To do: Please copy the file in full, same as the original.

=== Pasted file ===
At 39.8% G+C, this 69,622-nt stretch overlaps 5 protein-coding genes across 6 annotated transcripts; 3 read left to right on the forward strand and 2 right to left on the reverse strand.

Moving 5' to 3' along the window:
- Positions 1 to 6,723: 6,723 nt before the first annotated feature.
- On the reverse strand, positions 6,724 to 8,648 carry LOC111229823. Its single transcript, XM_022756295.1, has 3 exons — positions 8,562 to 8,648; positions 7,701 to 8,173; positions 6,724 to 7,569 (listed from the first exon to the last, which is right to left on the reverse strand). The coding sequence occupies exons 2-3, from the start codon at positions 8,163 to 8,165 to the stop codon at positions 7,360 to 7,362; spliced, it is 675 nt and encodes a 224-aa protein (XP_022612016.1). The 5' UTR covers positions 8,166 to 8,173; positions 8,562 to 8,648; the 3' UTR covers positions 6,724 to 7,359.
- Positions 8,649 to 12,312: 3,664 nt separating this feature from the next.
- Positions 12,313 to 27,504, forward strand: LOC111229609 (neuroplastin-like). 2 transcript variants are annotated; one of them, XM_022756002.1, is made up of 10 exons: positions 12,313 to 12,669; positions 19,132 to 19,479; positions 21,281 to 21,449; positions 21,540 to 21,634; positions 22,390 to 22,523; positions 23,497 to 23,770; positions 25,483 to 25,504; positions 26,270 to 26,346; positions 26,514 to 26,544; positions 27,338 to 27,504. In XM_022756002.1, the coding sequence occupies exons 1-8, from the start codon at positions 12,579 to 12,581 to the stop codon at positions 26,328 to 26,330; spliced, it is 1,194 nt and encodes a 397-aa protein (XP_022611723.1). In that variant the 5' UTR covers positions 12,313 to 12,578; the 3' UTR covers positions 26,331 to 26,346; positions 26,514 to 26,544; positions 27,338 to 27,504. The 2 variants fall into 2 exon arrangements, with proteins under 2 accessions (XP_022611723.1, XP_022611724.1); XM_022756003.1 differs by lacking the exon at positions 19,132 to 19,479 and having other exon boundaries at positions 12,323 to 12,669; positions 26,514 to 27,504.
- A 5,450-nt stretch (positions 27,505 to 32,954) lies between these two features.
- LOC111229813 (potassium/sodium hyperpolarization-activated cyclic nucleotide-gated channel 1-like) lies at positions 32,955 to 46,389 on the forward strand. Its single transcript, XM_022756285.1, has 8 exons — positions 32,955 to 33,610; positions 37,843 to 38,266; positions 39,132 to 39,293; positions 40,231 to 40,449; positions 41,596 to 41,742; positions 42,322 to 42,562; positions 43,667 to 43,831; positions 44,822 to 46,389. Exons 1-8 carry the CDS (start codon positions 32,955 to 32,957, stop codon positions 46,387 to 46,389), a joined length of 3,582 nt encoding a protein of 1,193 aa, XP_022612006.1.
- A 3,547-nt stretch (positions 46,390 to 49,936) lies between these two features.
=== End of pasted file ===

At 39.8% G+C, this 69,622-nt stretch overlaps 5 protein-coding genes across 6 annotated transcripts; 3 read left to right on the forward strand and 2 right to left on the reverse strand.

Moving 5' to 3' along the window:
- Positions 1 to 6,723: 6,723 nt before the first annotated feature.
- On the reverse strand, positions 6,724 to 8,648 carry LOC111229823. Its single transcript, XM_022756295.1, has 3 exons — positions 8,562 to 8,648; positions 7,701 to 8,173; positions 6,724 to 7,569 (listed from the first exon to the last, which is right to left on the reverse strand). The coding sequence occupies exons 2-3, from the start codon at positions 8,163 to 8,165 to the stop codon at positions 7,360 to 7,362; spliced, it is 675 nt and encodes a 224-aa protein (XP_022612016.1). The 5' UTR covers positions 8,166 to 8,173; positions 8,562 to 8,648; the 3' UTR covers positions 6,724 to 7,359.
- Positions 8,649 to 12,312: 3,664 nt separating this feature from the next.
- Positions 12,313 to 27,504, forward strand: LOC111229609 (neuroplastin-like). 2 transcript variants are annotated; one of them, XM_022756002.1, is made up of 10 exons: positions 12,313 to 12,669; positions 19,132 to 19,479; positions 21,281 to 21,449; positions 21,540 to 21,634; positions 22,390 to 22,523; positions 23,497 to 23,770; positions 25,483 to 25,504; positions 26,270 to 26,346; positions 26,514 to 26,544; positions 27,338 to 27,504. In XM_022756002.1, the coding sequence occupies exons 1-8, from the start codon at positions 12,579 to 12,581 to the stop codon at positions 26,328 to 26,330; spliced, it is 1,194 nt and encodes a 397-aa protein (XP_022611723.1). In that variant the 5' UTR covers positions 12,313 to 12,578; the 3' UTR covers positions 26,331 to 26,346; positions 26,514 to 26,544; positions 27,338 to 27,504. The 2 variants fall into 2 exon arrangements, with proteins under 2 accessions (XP_022611723.1, XP_022611724.1); XM_022756003.1 differs by lacking the exon at positions 19,132 to 19,479 and having other exon boundaries at positions 12,323 to 12,669; positions 26,514 to 27,504.
- A 5,450-nt stretch (positions 27,505 to 32,954) lies between these two features.
- LOC111229813 (potassium/sodium hyperpolarization-activated cyclic nucleotide-gated channel 1-like) lies at positions 32,955 to 46,389 on the forward strand. Its single transcript, XM_022756285.1, has 8 exons — positions 32,955 to 33,610; positions 37,843 to 38,266; positions 39,132 to 39,293; positions 40,231 to 40,449; positions 41,596 to 41,742; positions 42,322 to 42,562; positions 43,667 to 43,831; positions 44,822 to 46,389. Exons 1-8 carry the CDS (start codon positions 32,955 to 32,957, stop codon positions 46,387 to 46,389), a joined length of 3,582 nt encoding a protein of 1,193 aa, XP_022612006.1.
- A 3,547-nt stretch (positions 46,390 to 49,936) lies between these two features.